Novellas are a famously difficult species: neither short stories nor novels, they often can’t find a home, since publishers are hesitant to invest time and money in them. Nonetheless, here we have Taiwanese author Chi Ta-wei’s The Membranes: “a perfect novella,” by which I mean that it does exactly, and only, what it needs to do in the exact amount of space it needs to do it.
The Membranes drops us into Momo’s life just before she turns thirty and then slowly moves backward through her memories to find out why she is so emotionally detached. This detachment is deeply ironic, given that Momo is at the top of the dermal therapy profession, where she physically touches several clients each day. Human skin, you see, has become much more brittle since humanity moved under the oceans and gave up the surface to solar radiation and environmental collapse.
In this future underwater world, where nations have realigned themselves and carved out new spaces based on power and prestige (the more things change…), scientists continue to develop ever more advanced androids to fight wars for their governments, and thus human blood is no longer shed. People also use sophisticated cyborgs for replacement organs when necessary. Momo herself, as we learn in the beginning, is a beneficiary of this medical breakthrough. Conceived in a test tube and born with a mysterious illness called the LOGO virus, Momo needed almost all of her organs replaced after just a few years. A cyborg was developed to grow alongside her (named “Andy”) and became Momo’s only playmate for three years while she was in hospital isolation. The central pain in Momo’s life, however, is her mother’s perceived indifference. Despite working hard at the world’s most powerful publishing company so as to pay for Momo’s surgery, Mother never seemed to care about what Momo did with her life.
An unexpected email from her mother asking for a visit on Momo’s thirtieth birthday prompts the young woman to reflect on her decision to go into dermal therapy and her painful childhood memories. Many of Momo’s strategies for understanding her complicated relationship with her mother come from her memories of famous films, novels, and artwork: James Bond movies, Christo’s installations, Shakespeare’s plays, a film adaptation of Thomas Mann’s Death in Venice. In fact, Momo and Mother haven’t seen one another for twenty years. Without any familial relationships or friends, and because of her self-imposed isolation (except for when she works on clients), Momo seems almost plastic—like a doll just taken out of its packaging. And yet, she does have a dog (a “real” dog, we’re told, not an android). This seems to be her only bit of warm companionship.
Momo’s work with a special kind of substance called “M skin” enables her business to flourish and attract an elite clientele. This “skin” is rubbed onto a person’s entire body and then removed the following week, allowing the epidermis to be protected but also secretly giving Momo a window onto her clients’ sensations. After removing the skin from a client, Momo can upload its sensor information to her computer and learn all of the intimate bodily details of that person’s life over the past week—a kind of technologically advanced voyeurism.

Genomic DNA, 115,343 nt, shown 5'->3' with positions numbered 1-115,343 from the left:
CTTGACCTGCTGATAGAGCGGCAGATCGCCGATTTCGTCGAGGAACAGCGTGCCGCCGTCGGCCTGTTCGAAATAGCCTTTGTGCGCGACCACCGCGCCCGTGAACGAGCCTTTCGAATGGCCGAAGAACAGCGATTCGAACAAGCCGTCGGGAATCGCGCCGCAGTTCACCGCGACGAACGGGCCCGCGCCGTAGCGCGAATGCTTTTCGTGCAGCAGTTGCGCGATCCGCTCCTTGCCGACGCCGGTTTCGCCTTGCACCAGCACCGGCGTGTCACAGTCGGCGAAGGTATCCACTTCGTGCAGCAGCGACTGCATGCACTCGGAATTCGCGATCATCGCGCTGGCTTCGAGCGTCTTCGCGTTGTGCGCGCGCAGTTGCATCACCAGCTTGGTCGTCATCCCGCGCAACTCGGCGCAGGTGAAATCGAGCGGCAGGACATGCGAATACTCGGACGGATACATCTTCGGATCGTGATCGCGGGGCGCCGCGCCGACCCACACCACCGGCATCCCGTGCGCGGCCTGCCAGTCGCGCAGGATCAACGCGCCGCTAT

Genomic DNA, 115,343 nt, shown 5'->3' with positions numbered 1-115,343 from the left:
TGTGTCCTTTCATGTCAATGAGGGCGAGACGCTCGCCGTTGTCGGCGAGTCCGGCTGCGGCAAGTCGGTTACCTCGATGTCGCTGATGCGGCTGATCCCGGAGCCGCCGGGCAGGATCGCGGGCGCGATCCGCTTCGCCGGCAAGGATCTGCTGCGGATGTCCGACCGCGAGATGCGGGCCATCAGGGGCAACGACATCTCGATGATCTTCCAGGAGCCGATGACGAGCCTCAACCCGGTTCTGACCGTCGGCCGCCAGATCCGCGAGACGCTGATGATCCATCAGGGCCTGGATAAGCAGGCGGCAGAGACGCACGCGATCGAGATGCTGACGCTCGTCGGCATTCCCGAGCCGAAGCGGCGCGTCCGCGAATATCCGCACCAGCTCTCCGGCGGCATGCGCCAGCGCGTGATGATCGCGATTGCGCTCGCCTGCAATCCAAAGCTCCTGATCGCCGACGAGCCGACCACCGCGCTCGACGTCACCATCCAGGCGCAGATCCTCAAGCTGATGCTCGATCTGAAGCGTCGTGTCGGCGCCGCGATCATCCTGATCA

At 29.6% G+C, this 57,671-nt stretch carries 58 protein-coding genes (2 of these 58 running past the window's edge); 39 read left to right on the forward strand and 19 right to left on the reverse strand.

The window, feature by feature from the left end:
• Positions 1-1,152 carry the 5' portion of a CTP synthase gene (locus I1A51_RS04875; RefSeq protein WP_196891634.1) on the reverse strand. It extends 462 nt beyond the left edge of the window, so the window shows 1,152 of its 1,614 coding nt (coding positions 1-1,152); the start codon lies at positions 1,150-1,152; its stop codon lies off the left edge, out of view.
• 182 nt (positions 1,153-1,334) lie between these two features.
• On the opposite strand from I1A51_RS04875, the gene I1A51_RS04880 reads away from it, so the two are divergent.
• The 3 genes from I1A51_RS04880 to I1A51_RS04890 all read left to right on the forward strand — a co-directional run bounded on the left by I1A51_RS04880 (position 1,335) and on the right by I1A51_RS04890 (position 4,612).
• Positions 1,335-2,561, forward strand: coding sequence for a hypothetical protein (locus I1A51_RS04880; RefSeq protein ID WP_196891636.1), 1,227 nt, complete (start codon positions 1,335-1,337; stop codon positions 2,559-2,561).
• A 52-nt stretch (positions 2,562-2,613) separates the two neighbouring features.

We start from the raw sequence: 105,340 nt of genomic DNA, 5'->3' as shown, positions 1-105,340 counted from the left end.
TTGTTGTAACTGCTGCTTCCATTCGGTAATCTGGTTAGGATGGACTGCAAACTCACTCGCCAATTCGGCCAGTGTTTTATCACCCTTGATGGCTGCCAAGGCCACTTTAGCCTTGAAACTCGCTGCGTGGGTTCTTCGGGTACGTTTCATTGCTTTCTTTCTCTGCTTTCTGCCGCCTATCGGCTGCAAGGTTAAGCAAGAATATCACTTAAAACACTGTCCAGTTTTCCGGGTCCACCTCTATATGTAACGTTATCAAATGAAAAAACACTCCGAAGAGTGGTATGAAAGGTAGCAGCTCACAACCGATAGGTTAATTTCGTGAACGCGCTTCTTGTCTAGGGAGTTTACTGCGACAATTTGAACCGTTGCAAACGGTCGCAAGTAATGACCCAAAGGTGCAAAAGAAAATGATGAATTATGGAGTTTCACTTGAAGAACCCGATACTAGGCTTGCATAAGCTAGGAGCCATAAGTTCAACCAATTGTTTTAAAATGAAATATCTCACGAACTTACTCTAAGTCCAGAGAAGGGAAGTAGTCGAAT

While Momo works just on her clients’ surfaces, her childhood experience of getting replacement organs from a cyborg makes her obsess about amalgamation. How much of her body was replaced with the cyborg’s body? If it was more than fifty percent, does that make Andy, not Momo, the actual possessor of her body? At one point, Momo wonders if her “body [is] an android grave, the spectral voice of Andy’s spirit echoing in her mind?” (p. 84).
With this novella’s focus on layers separating one thing from another (the surface of the ocean, an extra layer of skin, an invisible emotional wall), Membranes is the perfect title for this tale. And yet, it could have also been called The Canary, since Momo thinks of herself as a bird locked in a cage, lonely and isolated. Indeed, “Salon Canary” is the name of her business. At times, even, the membrane and canary metaphors seem to vie for the upper hand, without ever being reconciled.
All of this would be interesting in and of itself, and the novella could have ended with mother and daughter reconciling (or not). But it’s this meeting between the estranged women that kicks the novella into high gear and opens up a whole other world that had been lurking in the story the entire time. Let me just say, I’m one of those people who enjoys following the twists and turns of a book or film without trying to think ahead to the ending, which allows me to feel that particular thrill when a serious plot twist happens. The twist and subsequent plot development near the end of Membranes, focusing on who/what Momo actually is, was deliciously unexpected. It reoriented the entire story—a very difficult narrative feat.
Thanks to Ari Larissa Heinrich’s seamless translation and contextual essay at the end, readers can better appreciate The Membranes and its place in late twentieth-century Taiwanese speculative fiction. We can also read the novella in the context of other twentieth-century novels and stories from around the world about the ethical questions involved in humans receiving replacement organs (from clones, cyborgs, etc.), including Gheorghe Păun’s “Prosthesosaurs,” Darrieussecq’s Our Life in the Forest, and Homqvist’s The Unit. Ultimately, though, The Membranes can stand on its own as a pitch-perfect meditation on medical advances, transplantation, advanced technology, loneliness, memory, and love.